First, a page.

ANNAPOLIS — Matching grant money from the Maryland Heritage Areas Authority is coming to Perryville and Port Deposit to help both Cecil County towns with important public safety projects.

The grants, totaling $22,600, were part of $5 million in funds awarded to support heritage tourism projects and activities, which draw visitors to and expand economic development and tourism-related job creation.

“As chair of the MHAA, I am able to witness the commitment and dedication to the places and the people that have made our history,” Secretary of Planning Robert McCord said in a prepared statement. “As a student of history, it is a great honor to help these areas thrive and make their stories known to broader audiences.”

As part of one of Maryland’s 13 certified heritage areas, both towns qualified to apply.

Perryville received $15,100 in grant funding to install solar lighting in Lower Ferry Park.

“We will use the funds to install 50 pathway lights along the sidewalk and at least two pole lights,” said Amanda Hickman, town planning and zoning coordinator, on Friday.

Hickman said Perryville’s matching money could include in-kind, which means the town’s public works department would perform a portion of the installation work.

“The actual installation will be early next spring,” she said, noting that will give time to bid out the project.

“We have to get updated quotes,” she said of the cost of the project. “We worked with two vendors to get ideas.”

Port Deposit will spend its $7,500 MHAA grant, plus matching funds, on phase two of the restoration of the Tome Steps next to town hall.

“This will provide us with construction specifications,” said Vicky Rinkerman, town administrator. “A lot of construction has to be done and the specs have to be correct.”

The historic granite staircase, which connects South Main Street with High Street, is decaying at a rapid pace with stone separation and splitting of the concrete. The railings — which are not original — are also loose.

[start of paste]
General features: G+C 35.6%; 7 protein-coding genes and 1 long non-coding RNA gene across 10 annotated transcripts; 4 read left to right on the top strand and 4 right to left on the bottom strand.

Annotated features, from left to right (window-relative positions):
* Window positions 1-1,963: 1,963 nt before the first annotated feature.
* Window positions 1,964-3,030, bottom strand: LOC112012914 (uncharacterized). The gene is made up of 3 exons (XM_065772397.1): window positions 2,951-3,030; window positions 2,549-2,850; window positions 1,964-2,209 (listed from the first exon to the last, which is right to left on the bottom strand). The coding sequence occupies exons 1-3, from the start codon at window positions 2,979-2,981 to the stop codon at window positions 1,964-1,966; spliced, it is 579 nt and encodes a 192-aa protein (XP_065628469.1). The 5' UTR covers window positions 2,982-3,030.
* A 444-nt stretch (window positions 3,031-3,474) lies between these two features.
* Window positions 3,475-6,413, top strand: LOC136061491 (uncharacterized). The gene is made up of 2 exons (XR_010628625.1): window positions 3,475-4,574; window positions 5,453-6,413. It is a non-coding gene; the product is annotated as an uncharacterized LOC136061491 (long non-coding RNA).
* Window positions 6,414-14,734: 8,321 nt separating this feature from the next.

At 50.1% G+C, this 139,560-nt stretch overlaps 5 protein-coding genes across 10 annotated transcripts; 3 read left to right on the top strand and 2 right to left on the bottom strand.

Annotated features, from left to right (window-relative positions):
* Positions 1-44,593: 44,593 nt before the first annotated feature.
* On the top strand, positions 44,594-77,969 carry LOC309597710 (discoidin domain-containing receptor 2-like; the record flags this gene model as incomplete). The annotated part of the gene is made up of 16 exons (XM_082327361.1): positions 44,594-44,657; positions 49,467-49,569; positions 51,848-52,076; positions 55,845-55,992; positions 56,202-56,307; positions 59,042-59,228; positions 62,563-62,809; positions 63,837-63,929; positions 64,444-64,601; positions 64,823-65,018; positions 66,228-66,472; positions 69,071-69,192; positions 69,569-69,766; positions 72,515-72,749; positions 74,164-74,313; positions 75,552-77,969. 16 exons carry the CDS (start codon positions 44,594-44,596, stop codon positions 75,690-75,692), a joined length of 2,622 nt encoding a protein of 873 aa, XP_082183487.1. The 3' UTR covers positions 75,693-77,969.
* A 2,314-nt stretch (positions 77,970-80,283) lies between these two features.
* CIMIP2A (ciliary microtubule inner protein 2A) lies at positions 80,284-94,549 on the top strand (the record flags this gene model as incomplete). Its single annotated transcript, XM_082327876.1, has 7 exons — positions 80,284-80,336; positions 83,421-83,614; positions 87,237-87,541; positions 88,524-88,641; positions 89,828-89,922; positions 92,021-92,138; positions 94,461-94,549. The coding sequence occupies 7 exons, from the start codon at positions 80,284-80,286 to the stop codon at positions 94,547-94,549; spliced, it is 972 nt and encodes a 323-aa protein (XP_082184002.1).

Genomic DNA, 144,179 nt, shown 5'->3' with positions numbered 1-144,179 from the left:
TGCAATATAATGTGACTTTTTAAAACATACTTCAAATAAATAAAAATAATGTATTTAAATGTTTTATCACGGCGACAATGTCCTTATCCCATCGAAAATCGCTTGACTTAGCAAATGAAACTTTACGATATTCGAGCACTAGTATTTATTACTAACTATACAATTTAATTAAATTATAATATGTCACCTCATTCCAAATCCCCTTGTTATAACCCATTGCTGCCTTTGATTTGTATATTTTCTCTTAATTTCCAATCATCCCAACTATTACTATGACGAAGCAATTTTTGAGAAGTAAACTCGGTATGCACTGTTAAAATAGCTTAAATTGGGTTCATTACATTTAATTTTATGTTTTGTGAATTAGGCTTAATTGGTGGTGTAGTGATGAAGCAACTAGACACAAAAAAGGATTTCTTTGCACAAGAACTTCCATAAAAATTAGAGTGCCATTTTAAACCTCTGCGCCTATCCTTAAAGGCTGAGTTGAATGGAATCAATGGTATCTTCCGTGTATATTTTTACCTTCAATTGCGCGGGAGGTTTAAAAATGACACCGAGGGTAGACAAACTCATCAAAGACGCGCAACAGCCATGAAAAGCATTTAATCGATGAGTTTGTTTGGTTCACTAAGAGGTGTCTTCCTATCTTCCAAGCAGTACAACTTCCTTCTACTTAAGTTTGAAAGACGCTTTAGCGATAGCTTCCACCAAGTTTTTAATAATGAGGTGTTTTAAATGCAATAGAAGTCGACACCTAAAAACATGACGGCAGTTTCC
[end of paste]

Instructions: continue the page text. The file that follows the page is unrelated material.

Rinkerman said KCI Engineering will determine how best to make the staircase historically accurate, but also safe for pedestrian traffic.

Built in 1905 along with Adams Hall, which was then the gymnasium for the Jacob Tome Institute, a public school for the town’s children, Rinkerman said there is still debate over what material was used for that original ornate hand railing seen in historical photos.

“We want them to go back to the original white,” she said of the material believed to be limestone. “The granite will stay. It needs to be repointed.”

Adams Hall eventually became Port Deposit Town Hall.

“Heritage tourism is one of the building blocks of our overall tourism strategy in Maryland,” Gov. Larry Hogan said in a prepared statement. “By preserving these historic, natural, and cultural treasures, we attract visitors to our state, and ensure that these unique communities continue to grow and thrive well into the future.”

Also included in the grant awards was Lower Susquehanna Heritage Greenway. Along with a $100,000 management grant, LSHG also was given a $25,000 pot of money to make block grants available to organizations and towns along the trail system, which also includes Perryville and Port Deposit.

“What this allows us to do is grant smaller grants,” said Brigitte Carty, LSHG executive director, referring to it as “pass-through money.”

Carty said the museum, run by the Port Deposit Heritage Corporation, is planning to do archival work of its collection and a display kiosk.

“These are great projects,” she said, adding that smaller projects such as these are hard to obtain funding, especially when pursuing competitive monies. “We can also help them apply for MHAA money.”

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